We did a show of lord of the flies recently. We purchased granulated cork but had difficulty with the vendor. Due to the lack of time we eventually scrapped the idea of cork and went for real sand... it made a mess but sure did look great. Our show was done in the round so the audience was close to the stage, and the real sand looked great. And it also rained on the sand!
 

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BillConnerFASTC

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Clayton NY 13624
I can't recall who - Jones, Gorelik, Craig, Bel Geddes, or other - but I seem to recall from undergraduate days reading that in their attempt at naturalism on a broadway stage, they covered it with dirt, and it continued, and then the floor rotted. Real dirt and such is heavy, especially when wet, and nasty things can grow in it without sun amd air and such. Be careful.
 
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Chase P.

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San Francisco
Just saw this done here in SF at ACT's Geary Theater for Seascape. They used vermiculite over some sort of painted scenic base, probably a floor cloth. Looked great, though I hear they needed to wet it down with a Hudson sprayer before the show. The little bits sticking to the actor's pants and feet actually worked really well.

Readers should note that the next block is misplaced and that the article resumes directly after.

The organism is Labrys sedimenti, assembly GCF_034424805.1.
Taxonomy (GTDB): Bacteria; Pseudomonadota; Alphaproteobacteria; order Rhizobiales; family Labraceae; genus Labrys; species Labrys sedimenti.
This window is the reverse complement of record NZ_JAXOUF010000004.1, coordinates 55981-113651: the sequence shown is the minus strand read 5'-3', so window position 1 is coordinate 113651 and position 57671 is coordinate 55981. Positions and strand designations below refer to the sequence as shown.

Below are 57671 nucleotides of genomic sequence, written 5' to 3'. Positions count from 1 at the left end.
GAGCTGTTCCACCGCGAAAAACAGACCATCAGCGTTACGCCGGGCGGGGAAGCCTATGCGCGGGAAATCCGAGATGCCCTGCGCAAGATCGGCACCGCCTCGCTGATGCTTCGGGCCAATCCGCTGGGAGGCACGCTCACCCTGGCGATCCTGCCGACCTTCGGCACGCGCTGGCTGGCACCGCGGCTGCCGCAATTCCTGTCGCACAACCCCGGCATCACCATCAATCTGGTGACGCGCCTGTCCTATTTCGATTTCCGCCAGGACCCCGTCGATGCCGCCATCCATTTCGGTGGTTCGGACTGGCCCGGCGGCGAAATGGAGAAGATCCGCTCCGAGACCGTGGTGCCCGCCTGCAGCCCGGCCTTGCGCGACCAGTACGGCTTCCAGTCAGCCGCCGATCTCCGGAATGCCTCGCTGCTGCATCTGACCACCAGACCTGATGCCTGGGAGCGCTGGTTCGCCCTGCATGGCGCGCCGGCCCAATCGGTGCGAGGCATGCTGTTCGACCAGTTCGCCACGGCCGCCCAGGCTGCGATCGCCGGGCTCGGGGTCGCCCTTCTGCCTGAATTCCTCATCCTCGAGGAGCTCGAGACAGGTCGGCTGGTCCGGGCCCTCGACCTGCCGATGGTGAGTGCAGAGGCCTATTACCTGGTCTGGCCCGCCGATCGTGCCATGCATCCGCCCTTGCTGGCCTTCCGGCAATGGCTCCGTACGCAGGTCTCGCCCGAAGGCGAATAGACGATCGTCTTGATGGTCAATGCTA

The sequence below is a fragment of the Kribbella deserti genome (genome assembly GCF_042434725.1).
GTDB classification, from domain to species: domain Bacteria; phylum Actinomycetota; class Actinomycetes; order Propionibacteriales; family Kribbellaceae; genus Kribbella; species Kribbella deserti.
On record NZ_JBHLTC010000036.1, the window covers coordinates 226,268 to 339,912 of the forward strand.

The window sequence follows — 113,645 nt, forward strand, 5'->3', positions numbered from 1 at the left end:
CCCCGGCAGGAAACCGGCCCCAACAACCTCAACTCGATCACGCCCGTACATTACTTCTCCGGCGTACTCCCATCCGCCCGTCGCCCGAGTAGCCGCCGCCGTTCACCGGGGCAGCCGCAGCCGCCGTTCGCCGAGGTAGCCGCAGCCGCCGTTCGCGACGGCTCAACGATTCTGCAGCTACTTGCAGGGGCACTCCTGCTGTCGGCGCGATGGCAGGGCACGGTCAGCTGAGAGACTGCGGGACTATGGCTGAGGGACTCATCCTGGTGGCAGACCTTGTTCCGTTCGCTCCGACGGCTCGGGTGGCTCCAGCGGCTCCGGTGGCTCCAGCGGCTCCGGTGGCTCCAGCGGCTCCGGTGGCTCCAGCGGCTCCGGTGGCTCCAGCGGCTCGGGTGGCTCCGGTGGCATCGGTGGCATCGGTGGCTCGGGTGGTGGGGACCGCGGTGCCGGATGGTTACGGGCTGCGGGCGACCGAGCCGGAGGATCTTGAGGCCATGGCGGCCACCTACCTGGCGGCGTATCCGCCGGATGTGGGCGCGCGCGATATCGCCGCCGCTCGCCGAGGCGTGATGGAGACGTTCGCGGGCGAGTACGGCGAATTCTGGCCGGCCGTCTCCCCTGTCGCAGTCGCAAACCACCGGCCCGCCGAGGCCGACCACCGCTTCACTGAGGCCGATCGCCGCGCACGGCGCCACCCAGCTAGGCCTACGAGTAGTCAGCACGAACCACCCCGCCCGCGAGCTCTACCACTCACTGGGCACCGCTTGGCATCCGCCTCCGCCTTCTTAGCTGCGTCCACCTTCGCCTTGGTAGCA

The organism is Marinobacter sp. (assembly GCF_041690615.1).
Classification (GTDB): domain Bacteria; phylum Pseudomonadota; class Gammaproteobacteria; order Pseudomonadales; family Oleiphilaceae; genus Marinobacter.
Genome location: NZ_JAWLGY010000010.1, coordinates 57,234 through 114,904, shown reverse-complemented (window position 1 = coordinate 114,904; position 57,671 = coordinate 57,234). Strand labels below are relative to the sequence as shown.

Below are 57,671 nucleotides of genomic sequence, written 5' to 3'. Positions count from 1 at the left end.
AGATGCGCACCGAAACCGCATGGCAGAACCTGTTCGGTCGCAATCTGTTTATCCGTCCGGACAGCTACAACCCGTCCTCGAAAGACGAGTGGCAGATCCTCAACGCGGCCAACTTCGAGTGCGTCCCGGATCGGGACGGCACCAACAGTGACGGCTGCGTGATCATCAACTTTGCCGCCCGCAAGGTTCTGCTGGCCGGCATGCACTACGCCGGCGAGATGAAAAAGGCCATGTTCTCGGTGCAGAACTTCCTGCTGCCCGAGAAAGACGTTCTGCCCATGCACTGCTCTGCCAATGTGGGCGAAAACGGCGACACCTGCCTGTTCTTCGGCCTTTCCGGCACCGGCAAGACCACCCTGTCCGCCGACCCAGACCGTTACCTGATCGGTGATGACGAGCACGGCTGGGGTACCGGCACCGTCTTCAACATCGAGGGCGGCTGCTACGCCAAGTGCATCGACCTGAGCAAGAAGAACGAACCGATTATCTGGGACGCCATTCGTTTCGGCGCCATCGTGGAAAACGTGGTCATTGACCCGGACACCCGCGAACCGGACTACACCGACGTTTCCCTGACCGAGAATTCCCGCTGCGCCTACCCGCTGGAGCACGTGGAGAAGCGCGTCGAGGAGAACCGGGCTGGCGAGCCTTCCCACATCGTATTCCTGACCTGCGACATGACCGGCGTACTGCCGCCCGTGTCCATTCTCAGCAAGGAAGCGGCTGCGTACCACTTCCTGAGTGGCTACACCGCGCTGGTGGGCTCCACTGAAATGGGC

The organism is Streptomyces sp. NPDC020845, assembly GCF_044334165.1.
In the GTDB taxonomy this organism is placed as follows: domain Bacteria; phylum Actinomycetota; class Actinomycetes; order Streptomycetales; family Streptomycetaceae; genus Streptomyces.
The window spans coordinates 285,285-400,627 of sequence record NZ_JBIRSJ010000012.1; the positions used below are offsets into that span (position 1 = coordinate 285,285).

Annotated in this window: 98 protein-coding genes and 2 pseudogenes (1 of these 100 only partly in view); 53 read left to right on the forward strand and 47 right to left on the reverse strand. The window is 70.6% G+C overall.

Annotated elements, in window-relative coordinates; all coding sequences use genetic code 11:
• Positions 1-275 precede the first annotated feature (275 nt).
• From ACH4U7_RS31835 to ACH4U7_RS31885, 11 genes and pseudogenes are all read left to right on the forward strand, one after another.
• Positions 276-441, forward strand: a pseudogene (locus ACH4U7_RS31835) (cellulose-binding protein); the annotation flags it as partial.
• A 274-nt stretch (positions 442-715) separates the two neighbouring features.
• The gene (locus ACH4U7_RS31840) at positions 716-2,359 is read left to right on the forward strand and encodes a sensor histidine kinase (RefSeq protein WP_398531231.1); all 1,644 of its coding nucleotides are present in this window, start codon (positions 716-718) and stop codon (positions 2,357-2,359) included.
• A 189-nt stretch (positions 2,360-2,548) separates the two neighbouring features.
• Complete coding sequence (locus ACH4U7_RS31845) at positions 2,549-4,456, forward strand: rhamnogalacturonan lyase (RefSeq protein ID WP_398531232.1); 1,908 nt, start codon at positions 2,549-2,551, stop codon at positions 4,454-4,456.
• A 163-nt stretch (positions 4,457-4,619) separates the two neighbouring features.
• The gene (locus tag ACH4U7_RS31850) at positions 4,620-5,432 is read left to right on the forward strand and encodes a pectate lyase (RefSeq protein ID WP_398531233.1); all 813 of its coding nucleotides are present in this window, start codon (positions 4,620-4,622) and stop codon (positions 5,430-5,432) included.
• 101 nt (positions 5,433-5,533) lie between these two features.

RonHebbard

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Location
Waterdown, ON, CA
Just saw this done here in SF at ACT's Geary Theater for Seascape. They used vermiculite over some sort of painted scenic base, probably a floor cloth. Looked great, though I hear they needed to wet it down with a Hudson sprayer before the show. The little bits sticking to the actor's pants and feet actually worked really well.
@Chase P. and @BillConnerFASTC Isn't vermiculite carcinogenic ? Back in the 1960's it used to be poured into concrete block walls for insulation but I believe it was banned in Ontario, around the time I completed my apprenticeship.
Toodleoo!
Ron Hebbard
 

Chase P.

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Feb 3, 2017
Location
San Francisco
I hadn't heard that, so I looked it up. Turns out I was probably exposed to asbestos contaminated vermiculite in college. Our paint department used a lot of it as texture.

According to Wikipedia, contamination with asbestos was a thing until the early '90s. I read the article as "it used to cause cancer, the new stuff doesn't". https://en.wikipedia.org/wiki/Vermiculite#Asbestos_contamination

Here in progressive California, coffee shops have to post cancer warnings about acrylamide, a chemical that forms when certain starchy foods are cooked, in this case roasted coffee beans. If we're gonna label everything as cancer causing, it eventually loses meaning. PopSci has a good article about it, though you'll have to turn off your ad blocker to read it. https://www.popsci.com/california-coffee-cancer-warning#page-2

For those unwilling to change the browser settings, the article says that the Prop 65 cancer warning is required on tuna, potatoes, pumpkin puree, wood furniture, alcohol, and Tiffany lamps, among other items.

I'm far more worried about the asbestos and weird chemicals I've worked with in theaters. It's great that PPE of all flavors is becoming more common, and that the macho stigma against it is going away. I'll agree that you're absolutely correct to question the safety of any product used on stage.